13. Predictions are often wrong. They are also often predicated on nothing changing from current environment (not the case over the last 30 years). The news does all these things a disservice by always reporting on the extreme of whatever was said by the scientific community. Academia is rarely in agreement so well as it is on climate change, and that should tell you something. Richard Mueller might not be disingenuous but I think he is at least taking his stance in the way that will make him the most notable.
  14. @DuctTape I didn't really mean to defend it. I was trying to give my thoughts after some others had responded without putting them all at the beginning. I help my units through JTE every year and don't get a lot of pushback so I don't have personal experience with the problems with it. @walk in the woodsI do wish that it was easier to track these things without a separate worksheet. Most of this stuff should be automatic. I like your idea for tracking camping and service hours. @ParkManTheoretically, Unit Commissioners are supposed to be the people working collaboratively with units to set goals and help them meet them. The Commissioner Corps is struggling at best in many districts however. The truth is that I should have the opportunity to talk with someone influential over JTE after the first of the year. I doubt my voice will mean much in that context but I wanted to see what issues people were having and realized I could ask here.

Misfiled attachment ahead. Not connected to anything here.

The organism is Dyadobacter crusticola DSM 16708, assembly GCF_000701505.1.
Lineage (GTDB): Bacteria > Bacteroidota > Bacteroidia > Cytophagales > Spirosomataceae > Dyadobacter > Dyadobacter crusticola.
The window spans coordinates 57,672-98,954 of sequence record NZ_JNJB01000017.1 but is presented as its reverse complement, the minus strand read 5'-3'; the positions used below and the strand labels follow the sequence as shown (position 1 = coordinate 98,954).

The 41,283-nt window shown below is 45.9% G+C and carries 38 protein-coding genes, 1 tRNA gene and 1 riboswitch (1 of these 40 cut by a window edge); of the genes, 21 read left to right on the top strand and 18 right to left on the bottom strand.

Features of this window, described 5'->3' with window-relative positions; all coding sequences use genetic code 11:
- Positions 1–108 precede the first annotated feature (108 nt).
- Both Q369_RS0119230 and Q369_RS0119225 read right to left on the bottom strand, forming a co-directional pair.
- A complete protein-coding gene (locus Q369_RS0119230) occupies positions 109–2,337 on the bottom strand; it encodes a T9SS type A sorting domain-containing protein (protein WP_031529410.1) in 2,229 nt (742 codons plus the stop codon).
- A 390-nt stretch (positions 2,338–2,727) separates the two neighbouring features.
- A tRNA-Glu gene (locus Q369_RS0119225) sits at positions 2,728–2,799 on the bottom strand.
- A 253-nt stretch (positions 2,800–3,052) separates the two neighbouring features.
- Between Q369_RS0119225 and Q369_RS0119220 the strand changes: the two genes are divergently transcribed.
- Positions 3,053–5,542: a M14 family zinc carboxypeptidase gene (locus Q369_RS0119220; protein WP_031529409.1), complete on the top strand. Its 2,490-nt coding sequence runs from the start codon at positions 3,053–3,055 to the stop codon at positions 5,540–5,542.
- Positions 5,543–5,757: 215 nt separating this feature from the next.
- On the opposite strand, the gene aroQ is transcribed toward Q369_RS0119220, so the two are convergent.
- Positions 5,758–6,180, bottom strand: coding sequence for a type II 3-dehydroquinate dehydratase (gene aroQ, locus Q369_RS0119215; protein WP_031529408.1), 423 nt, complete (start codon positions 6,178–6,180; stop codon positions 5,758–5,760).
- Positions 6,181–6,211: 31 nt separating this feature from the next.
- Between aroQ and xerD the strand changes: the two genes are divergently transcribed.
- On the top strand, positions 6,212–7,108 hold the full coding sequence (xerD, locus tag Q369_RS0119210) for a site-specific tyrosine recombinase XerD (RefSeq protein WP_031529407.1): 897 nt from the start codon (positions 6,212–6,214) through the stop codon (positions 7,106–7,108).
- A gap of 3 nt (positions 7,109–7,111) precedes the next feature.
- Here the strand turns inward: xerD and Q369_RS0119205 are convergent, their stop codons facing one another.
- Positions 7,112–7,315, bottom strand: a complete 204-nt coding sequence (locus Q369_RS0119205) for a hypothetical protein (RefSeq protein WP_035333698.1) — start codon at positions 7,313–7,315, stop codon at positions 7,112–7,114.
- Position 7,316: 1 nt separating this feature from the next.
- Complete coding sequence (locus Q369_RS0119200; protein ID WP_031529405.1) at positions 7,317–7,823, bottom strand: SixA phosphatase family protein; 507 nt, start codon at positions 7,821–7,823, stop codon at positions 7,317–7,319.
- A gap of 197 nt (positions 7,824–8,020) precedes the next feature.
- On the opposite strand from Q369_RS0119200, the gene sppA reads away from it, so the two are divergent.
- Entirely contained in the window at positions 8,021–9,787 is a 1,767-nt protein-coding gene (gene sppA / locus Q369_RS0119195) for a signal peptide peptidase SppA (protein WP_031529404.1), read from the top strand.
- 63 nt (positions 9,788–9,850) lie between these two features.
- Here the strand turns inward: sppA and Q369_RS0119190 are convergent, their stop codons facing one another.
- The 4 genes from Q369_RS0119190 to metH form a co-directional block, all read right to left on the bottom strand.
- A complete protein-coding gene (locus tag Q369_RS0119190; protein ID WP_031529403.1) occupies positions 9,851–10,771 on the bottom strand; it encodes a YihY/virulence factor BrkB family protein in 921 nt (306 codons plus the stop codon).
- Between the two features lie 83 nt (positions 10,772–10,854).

15. That's the idea! Again, I don't think already great troops are the target for JTE. I think that the idea with the numbers is to put a measurable (because it is supposed to be consistent) score on good practices. Here is how I think these goals are supposed to be read: 1. Planning and Budget: Good troops will make a plan, involve the youth, and have an active committee to support that plan. 2. Building Scouting: Good troops will grow. 3. Retention: Scouts will stay in a good troop (and age out). 4. Webelos-to-Scout: Good troops will provide the next step for graduating cub scouts (I'll admit, I think the specific goals are off here). 5. Advancement: A good scout program provides most of its scouts the opportunity (which they will take) to advance each year. 6. Short-term camping: A Good scout program camps frequently 7. Long term camping: Long term camping provides a great opportunity for scouts and they should be encouraged to participate. 8. Service projects: A Good troop serves its community 9. Patrol Method: A good troop has patrols, leadership that is trained, and an active PLC 10: Leadership and family engagement: Good troops involve those outside the minimum required adults. (I actually don't agree with the numbers here either). 11: Trained leadership: Troop leadership should be trained and seeking higher training. I don't know how you assess "scout led" objectively. The problem with non-objective measures is who assess them. There is no way to be consistent with subjective things across the nation. How would you change JTE to help it assess the things you think it falls short on?